A Russian ‘Ratnik’ (‘warrior’) combat uniform is in the final stages of testing. The next-generation equipment is fitted with special sensors that are designed to transmit information to military medics about a soldier’s physical state.
Over the next two years the St. Petersburg Military Medical Academy will work on a system which will monitor soldiers’ vital functions, determine the physical state of the wounded and assess the severity of their injuries. A health monitoring system has been developed by the Central Research Institute of Precision Engineering, part of the state corporation Rostec. It is expected to be included in the upgraded model of the ‘Ratnik’ combat uniform.
Specially designed sensors will continually record heart rate, respiratory rate, blood-oxygen saturation indicators and microvascular blood filling. The system will store and analyse this data and any deviation from the norm will trigger an alarm in the medical service. The new technology draws on the already-developed Streletz (Sagittarius) system of intelligence, control and communication of medical data. All information is automatically saved on a flash drive that stores medical history.
Soldiers in medical units will have access to information about the condition of the wounded and their GPS coordinates. Based on the severity of the injuries, the state of a wounded soldier will be assessed on a scale of 0 to 5. This will help prioritize evacuation of the wounded and identify the best way of reaching them.
The ‘Ratnik’ combat uniform also includes body armour, GLONASS-GPS navigation, the Streletz (Sagittarius) control system, a transmitter, and an automatic weapon with night and thermal vision. The helmet is designed to withstand a shot from a pistol at a distance of 10m and has a thermal camera and video sniping equipment. The ‘Ratnik’ uniform also includes food, water filters, medical supplies, a tent and a sleeping bag and weighs up to 20kg in total. It was first introduced in 2011 and is expected to be formally adopted in the summer of 2014. This year’s state defence order includes the supply of tens of thousands of sets of the combat equipment for ground, airborne, and naval troops.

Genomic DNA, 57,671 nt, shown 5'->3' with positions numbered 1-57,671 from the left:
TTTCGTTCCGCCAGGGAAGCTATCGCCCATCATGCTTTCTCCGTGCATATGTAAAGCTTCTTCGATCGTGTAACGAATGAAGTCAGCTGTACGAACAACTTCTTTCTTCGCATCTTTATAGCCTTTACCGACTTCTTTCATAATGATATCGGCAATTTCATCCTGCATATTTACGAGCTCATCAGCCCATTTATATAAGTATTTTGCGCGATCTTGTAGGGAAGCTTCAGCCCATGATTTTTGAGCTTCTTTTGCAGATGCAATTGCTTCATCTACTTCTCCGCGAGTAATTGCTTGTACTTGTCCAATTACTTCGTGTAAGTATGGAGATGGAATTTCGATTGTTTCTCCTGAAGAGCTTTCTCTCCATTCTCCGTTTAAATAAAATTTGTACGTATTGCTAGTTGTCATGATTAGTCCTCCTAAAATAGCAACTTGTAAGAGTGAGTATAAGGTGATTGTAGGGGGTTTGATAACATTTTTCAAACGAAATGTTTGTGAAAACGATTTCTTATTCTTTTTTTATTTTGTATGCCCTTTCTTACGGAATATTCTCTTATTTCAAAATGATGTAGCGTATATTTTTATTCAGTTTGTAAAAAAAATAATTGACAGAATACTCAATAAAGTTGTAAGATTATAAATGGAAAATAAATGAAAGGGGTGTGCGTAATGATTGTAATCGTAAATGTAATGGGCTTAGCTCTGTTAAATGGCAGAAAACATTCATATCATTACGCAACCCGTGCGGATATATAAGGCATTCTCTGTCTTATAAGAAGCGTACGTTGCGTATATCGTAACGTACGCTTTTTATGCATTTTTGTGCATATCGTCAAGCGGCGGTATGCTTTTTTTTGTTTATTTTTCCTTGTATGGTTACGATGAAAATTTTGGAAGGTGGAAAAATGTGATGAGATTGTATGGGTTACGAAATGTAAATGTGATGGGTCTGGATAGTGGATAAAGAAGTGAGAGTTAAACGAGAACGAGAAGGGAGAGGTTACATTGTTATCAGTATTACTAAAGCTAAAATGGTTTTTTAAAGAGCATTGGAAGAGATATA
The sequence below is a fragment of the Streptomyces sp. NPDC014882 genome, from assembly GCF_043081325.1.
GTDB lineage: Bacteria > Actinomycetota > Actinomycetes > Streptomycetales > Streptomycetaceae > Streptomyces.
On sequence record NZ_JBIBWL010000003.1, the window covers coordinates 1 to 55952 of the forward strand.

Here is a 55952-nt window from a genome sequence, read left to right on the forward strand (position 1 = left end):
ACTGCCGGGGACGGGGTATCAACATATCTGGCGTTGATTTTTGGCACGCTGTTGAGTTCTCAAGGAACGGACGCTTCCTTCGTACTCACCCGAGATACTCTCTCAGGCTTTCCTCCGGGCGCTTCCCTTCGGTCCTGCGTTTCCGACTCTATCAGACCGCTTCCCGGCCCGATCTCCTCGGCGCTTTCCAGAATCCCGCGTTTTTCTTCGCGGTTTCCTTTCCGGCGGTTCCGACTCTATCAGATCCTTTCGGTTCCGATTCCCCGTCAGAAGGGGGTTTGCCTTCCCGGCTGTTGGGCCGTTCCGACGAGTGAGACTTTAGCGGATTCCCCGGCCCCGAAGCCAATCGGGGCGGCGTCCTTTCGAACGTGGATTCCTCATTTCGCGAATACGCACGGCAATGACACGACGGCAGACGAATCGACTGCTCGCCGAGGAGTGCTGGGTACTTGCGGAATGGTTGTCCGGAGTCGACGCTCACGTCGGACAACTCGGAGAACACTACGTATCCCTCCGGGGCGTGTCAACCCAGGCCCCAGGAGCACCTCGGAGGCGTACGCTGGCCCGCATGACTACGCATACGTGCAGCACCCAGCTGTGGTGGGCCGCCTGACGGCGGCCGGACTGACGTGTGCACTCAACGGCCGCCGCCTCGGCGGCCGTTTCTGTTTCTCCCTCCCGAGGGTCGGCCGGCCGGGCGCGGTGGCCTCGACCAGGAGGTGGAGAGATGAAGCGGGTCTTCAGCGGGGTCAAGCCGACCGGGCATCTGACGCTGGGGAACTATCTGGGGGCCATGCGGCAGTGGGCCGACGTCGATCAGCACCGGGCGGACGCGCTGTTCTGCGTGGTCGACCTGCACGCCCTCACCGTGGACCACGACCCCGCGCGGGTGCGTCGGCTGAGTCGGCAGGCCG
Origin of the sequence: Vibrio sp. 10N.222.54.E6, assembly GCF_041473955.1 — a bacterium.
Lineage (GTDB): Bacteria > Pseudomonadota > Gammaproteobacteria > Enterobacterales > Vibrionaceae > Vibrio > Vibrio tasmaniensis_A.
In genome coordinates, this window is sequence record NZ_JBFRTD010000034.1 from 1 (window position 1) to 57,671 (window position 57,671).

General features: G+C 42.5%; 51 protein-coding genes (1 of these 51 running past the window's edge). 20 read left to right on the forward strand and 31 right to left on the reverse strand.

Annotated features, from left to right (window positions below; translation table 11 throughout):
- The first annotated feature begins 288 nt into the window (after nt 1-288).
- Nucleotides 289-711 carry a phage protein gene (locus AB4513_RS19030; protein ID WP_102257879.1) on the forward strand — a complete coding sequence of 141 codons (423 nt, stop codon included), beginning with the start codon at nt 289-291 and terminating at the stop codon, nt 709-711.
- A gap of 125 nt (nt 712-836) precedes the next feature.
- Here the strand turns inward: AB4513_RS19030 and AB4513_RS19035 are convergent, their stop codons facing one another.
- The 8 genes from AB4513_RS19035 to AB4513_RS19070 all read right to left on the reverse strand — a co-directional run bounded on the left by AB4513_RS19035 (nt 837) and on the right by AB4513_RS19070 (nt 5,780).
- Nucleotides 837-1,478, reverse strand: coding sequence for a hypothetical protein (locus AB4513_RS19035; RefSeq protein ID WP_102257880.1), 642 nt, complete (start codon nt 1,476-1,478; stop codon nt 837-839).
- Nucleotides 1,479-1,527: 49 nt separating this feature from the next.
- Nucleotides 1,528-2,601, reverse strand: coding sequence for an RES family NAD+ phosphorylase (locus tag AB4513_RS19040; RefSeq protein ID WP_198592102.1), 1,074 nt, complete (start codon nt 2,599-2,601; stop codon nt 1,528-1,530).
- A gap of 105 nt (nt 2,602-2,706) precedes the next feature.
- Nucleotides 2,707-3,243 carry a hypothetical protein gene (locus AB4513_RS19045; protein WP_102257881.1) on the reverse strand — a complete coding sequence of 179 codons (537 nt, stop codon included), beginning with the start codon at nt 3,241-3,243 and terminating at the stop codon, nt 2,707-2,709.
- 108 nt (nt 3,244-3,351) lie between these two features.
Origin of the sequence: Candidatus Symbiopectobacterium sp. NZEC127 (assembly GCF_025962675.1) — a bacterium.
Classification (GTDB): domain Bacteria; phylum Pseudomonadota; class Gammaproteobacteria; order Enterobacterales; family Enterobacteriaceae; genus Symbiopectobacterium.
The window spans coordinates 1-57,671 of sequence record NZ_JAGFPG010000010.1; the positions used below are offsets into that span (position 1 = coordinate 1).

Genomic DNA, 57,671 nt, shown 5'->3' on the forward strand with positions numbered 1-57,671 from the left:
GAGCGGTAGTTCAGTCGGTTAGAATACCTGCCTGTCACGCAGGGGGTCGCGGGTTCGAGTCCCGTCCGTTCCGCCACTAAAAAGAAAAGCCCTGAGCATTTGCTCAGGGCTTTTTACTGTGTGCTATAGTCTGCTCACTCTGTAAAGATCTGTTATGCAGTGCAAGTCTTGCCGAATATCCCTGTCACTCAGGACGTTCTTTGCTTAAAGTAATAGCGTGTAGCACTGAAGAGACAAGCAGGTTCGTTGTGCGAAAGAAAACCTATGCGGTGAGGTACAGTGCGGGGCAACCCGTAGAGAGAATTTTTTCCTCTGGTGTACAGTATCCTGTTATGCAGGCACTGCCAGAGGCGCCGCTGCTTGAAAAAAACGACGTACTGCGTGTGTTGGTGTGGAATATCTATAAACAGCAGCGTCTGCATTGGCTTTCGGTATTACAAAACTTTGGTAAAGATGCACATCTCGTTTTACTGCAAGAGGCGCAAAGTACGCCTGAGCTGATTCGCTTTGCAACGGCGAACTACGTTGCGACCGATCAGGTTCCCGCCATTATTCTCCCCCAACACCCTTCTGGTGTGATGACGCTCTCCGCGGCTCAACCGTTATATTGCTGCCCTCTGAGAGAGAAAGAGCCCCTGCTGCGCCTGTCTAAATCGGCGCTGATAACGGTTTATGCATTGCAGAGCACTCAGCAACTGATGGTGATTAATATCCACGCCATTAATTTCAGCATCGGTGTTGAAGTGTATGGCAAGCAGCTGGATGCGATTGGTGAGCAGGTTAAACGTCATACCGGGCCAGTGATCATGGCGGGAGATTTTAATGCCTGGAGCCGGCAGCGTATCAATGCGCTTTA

The ‘Ratnik’ combat uniform is produced at the Central Research Institute of Precision Engineering, which was founded in 1944 and is now part of Rostec. The enterprise focuses on development and manufacturing of small arms and ammunition, military equipment, artillery systems, optoelectronic devices, sporting and hunting ammunition, sealed containers for transportation and storage, and firearm simulators.